Heavy rain throughout the week and again overnight prior to our ride, followed by a brief but heavy downpour on the morning too, meant that we pretty much knew what to expect from this ride in terms of the conditions under wheel. What we didn't know was quite what the route had in store for us in terms of the terrain. Tony had planned the route and then dropped out, leaving me to guide it, and a quick glance at the map made me think it was pretty much all stuff we had done before. I was wrong - a good 50% of the off-road sections were stuff we hadn't done before, and some of the stuff we had done before we hadn't done that way round, which made it totally different.
6 of us set off from Danby Moors Centre, heading up Park bank and taking the first left at the brow of the hill. A couple of hundred meters on and we turn offroad to the left and onto the bridleway over Castleton Pits. This pretty much set the scene for the day - it was totally waterlogged, the dual track being more like dual streams.
We stayed with this until it hit the road past Clitherbeck Farm, turned left onto the road for a short section then went offroad once more to the right. This is the Pannierman's Causeway and we've ridden a part of it on the other side of the road, but not on this side. We actually missed the causeway for quite a bit, following an obvious trail on the ground that was not necessarily the right one! Eventually we joined up with where we ought to have been (evidenced by the flagstones that mark this ancient right of way) and descended down towards the crossing of Ewe Crag Beck. Unfortunately here, near a dwelling, we stayed too far right and missed the actual bridleway, traversing a field until we reached the gate at the bottom. The landowner and his wife were both stood at the top of the field bellowing at us that "this is not a right of way". I decided that the only correct thing to do was to go back, face them, and apologise, even though we were just a gate and 4 feet away from where we wanted to be.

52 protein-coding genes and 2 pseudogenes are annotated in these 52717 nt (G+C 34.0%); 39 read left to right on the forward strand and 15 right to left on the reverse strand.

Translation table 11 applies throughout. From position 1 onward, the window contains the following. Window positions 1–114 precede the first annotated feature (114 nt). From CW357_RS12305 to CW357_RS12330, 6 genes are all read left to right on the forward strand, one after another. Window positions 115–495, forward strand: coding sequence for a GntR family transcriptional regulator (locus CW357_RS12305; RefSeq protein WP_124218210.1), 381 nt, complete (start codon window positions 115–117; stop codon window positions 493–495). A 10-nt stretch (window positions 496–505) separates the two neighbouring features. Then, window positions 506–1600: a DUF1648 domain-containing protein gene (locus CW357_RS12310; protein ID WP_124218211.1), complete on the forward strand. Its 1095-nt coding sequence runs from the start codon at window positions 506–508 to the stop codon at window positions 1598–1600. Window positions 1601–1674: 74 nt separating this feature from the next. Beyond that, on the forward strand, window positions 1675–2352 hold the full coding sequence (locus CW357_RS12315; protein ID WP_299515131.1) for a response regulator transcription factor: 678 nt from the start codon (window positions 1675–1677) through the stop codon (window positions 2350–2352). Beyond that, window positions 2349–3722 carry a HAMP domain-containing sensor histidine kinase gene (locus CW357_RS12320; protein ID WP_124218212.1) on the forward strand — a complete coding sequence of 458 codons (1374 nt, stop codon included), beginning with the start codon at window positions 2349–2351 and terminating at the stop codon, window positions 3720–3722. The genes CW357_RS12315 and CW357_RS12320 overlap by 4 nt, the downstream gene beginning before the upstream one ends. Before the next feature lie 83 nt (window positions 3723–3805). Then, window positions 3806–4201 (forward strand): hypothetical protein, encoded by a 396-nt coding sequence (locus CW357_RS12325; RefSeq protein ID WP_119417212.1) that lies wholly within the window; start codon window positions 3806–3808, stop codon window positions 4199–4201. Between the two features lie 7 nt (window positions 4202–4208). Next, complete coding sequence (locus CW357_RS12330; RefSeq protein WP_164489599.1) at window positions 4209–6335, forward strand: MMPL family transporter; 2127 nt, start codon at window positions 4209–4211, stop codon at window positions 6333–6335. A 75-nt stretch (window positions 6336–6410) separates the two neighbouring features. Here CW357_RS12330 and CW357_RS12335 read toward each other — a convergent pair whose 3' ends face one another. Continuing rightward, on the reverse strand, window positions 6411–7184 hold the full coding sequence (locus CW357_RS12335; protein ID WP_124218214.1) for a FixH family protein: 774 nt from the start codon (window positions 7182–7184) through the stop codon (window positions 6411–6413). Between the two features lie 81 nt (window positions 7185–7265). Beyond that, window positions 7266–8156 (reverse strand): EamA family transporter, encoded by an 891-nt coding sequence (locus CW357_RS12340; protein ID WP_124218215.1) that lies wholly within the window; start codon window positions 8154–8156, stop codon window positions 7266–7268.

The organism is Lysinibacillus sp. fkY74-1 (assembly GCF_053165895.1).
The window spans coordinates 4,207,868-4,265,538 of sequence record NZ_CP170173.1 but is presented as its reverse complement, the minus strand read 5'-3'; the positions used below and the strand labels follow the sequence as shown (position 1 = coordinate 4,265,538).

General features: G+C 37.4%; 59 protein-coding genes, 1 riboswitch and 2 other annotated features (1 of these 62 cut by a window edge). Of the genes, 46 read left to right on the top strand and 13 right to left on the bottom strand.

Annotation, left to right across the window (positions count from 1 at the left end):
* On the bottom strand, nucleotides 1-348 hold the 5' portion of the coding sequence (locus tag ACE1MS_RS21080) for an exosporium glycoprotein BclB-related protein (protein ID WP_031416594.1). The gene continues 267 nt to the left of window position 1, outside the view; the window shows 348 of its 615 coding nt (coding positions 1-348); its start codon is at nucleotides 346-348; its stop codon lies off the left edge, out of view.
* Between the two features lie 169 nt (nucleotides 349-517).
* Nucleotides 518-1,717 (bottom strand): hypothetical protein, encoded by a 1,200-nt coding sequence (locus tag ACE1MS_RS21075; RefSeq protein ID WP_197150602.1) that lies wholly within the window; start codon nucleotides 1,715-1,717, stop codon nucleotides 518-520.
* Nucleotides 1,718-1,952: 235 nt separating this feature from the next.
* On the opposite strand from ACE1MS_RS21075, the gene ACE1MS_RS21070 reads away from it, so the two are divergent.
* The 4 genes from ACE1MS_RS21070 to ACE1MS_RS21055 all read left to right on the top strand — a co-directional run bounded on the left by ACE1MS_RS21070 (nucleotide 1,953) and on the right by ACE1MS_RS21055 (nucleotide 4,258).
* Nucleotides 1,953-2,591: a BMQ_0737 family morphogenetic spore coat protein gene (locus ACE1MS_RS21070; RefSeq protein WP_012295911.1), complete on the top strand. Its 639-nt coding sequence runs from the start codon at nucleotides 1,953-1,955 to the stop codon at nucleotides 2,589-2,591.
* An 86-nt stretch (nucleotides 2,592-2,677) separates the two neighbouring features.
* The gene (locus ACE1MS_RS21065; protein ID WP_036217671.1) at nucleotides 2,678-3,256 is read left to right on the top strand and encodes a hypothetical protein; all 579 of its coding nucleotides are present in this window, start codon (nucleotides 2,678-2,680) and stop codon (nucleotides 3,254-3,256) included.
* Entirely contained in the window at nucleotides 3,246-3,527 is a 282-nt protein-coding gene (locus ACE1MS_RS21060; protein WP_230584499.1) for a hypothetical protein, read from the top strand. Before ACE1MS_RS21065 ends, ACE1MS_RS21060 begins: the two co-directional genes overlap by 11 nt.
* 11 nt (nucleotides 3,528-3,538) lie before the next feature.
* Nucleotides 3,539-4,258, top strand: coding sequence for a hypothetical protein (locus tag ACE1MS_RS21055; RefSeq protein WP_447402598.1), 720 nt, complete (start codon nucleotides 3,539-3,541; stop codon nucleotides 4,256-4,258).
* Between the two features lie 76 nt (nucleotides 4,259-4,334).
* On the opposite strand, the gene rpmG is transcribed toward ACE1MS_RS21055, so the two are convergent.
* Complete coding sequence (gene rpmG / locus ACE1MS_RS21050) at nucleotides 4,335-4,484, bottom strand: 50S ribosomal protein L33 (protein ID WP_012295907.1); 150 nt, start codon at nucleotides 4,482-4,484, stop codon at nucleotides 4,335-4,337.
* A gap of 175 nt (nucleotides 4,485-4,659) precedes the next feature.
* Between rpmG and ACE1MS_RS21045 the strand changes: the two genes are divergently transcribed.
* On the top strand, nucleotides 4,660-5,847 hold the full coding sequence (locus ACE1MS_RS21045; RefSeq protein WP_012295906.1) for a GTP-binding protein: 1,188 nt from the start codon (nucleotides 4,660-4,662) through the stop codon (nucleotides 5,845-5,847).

We dragged our bikes back up the hill and faced the music. The guy was pretty annoyed, but cooled down when we were apologetic and said we had no interest in going the wrong way, we had just made a simple mistake. He told me we were the first bikers who had ever apologised - perhaps if more did he wouldn't get so irate. Having said that, his own initial attitude left a lot to be desired and was rubbing some of us (yes, you Neil) up the wrong way.
So back on track again we headed for the ford crossing at Ewe Crag Beck, a crossing Tony had commented "might be a bit iffy". We needn't have worried, even with all of the rainfall there had been it was easily rideable and no one got there feet wet save for the splash caused by the wheels cutting through the water.
Up out the other side, a nice grassy climb and then an even nicer nice grassy descent back down to the road near Danby.
We do a sharp right at the road, almost doubling back on ourselves, and take this to the next junction where we turn left. Right at the next junction and we're on Longlands Lane for a while before we turn off down the track that leads up to North End Farm. Just before reaching the farm buildings there's a left hand turn through a narrow gate, and beyond that is a push up a slippery, rocky slope that gains us 200 feet before we're able to remount. We came down this way a few rides ago and I'd forgotten just how steep and rocky it was. Gorgeous views from the top.